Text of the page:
Data shows that the most common reason why entrepreneurs want to access finance is to start a business. The top three reasons why existing businesses apply for raising finance are to purchase equipment, to expand their businesses and for working capital. The good news is that there are more than 50 funds in South Africa for start-up finance and more than 70 funds available to fund the purchase of equipment.

What are the different types of finance products 

Once you are clear about what you need finance for, you can familiarise yourself with the different types of finance products available. Some of the types of finance include Asset Finance, Bootstrapping, Contract Finance, Customer Deposits, Equity, Export Finance, Import Finance, Invoice Discounting and Factoring, Mortgage Loans, Overdrafts, Property Finance, Supplier Finance and Term Loans. Decide which products fit your need and then research all you are able to, find out which lenders offer them and what you need to qualify for them.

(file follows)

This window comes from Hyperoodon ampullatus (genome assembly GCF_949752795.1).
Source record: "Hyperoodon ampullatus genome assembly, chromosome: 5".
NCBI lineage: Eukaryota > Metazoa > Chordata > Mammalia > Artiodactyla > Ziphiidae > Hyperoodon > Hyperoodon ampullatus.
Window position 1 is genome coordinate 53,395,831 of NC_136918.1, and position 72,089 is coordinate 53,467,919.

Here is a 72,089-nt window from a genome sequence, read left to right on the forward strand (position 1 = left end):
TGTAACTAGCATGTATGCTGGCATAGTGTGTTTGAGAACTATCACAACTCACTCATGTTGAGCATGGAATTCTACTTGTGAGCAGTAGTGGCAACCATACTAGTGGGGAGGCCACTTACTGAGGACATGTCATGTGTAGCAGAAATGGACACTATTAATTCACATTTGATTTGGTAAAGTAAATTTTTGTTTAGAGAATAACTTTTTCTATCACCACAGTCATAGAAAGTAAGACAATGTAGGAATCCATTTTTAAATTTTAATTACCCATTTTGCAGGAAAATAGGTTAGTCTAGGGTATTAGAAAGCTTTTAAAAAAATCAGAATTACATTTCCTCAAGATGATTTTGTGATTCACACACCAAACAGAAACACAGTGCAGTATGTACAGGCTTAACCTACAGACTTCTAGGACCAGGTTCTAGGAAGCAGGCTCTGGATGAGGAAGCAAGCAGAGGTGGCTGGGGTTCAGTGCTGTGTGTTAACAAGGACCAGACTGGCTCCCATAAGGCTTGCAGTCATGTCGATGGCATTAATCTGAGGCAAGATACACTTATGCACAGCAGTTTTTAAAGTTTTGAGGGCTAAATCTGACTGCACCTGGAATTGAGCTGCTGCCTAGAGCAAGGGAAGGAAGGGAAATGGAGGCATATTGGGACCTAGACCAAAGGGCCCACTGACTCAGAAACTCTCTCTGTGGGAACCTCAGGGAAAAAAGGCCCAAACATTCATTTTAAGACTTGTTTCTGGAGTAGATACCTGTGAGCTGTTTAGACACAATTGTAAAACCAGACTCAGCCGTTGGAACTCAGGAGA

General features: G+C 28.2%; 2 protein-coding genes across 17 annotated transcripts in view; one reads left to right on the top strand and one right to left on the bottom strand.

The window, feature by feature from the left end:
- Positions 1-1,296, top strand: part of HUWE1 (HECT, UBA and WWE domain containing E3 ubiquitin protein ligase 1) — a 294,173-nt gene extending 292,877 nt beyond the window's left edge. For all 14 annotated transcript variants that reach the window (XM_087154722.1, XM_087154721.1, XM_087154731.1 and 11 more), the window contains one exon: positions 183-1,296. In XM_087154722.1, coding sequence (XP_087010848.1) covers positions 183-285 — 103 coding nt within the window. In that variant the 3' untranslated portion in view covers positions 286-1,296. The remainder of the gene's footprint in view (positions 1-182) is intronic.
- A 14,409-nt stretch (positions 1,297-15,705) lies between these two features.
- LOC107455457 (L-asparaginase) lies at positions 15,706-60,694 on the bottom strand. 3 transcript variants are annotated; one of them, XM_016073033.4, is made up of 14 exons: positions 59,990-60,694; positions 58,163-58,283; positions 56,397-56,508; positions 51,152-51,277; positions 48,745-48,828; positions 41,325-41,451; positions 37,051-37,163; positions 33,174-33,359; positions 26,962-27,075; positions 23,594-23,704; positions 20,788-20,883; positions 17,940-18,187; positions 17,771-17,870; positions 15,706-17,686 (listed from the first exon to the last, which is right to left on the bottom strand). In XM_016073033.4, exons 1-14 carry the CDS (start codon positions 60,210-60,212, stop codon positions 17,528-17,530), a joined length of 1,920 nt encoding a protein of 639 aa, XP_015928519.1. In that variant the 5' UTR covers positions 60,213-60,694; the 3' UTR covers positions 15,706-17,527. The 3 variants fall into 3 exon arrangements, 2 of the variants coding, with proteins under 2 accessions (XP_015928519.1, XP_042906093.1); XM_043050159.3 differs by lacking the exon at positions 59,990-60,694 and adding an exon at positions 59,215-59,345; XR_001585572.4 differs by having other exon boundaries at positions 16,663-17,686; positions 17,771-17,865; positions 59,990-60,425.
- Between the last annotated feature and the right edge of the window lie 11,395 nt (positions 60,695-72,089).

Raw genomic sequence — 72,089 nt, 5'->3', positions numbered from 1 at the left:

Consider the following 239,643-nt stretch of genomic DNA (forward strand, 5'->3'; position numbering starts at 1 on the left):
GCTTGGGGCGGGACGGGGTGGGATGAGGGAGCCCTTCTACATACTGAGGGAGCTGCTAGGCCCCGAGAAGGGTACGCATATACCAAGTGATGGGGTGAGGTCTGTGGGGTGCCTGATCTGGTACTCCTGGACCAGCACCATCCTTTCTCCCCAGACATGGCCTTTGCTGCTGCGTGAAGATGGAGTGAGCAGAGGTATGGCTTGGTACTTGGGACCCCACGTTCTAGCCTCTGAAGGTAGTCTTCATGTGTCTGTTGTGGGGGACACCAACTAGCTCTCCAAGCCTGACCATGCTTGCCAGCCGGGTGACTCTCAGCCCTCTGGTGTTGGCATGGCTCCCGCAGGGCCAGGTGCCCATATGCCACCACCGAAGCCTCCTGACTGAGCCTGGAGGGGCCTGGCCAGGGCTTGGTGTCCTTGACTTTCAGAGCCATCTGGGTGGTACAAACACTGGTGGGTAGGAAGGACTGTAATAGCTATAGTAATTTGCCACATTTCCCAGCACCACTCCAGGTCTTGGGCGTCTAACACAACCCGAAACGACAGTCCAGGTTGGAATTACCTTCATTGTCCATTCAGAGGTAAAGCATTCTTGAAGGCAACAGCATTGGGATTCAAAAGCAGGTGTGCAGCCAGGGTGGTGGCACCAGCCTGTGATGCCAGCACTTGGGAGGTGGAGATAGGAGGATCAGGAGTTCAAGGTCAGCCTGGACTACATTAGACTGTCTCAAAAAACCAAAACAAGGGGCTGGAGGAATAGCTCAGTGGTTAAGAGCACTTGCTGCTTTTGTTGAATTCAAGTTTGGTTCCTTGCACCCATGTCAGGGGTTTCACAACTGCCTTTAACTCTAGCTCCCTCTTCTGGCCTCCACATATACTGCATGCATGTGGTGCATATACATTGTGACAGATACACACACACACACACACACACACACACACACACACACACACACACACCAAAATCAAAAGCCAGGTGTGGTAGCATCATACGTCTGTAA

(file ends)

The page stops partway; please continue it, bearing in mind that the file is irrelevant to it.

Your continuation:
Who are the lenders? 

When it comes to start-up funding, surprisingly, or maybe not so to anyone who has tried to access finance, more than 60% of all capital raised comes from the entrepreneur’s own savings or from loans from friends and family. If you are looking for money to start a business or money to grow your existing business, don’t discount the people you already know, your own network. If your idea or your business is worth backing the easiest place to raise finance is usually from people who already know you – they know how capable, hardworking and trustworthy you are.

There are a number of different types of lenders who provide finance to entrepreneurs, these include angels, venture capitalists (VCs), banks, debt financiers, niche lenders, Corporate Enterprise Development (ED), suppliers, personal lenders and government among others. Read up about each of them and find out who they typically fund, what products they offer and what their lending criteria is to help you decide who you should be approaching.

Who can help me answer these questions? 

Thankfully for entrepreneurs, there is an easy-to-use website that provides the answers to your questions and best of all, it’s free. This revolutionary one-stop solution for access to finance for entrepreneurs is called Finfind.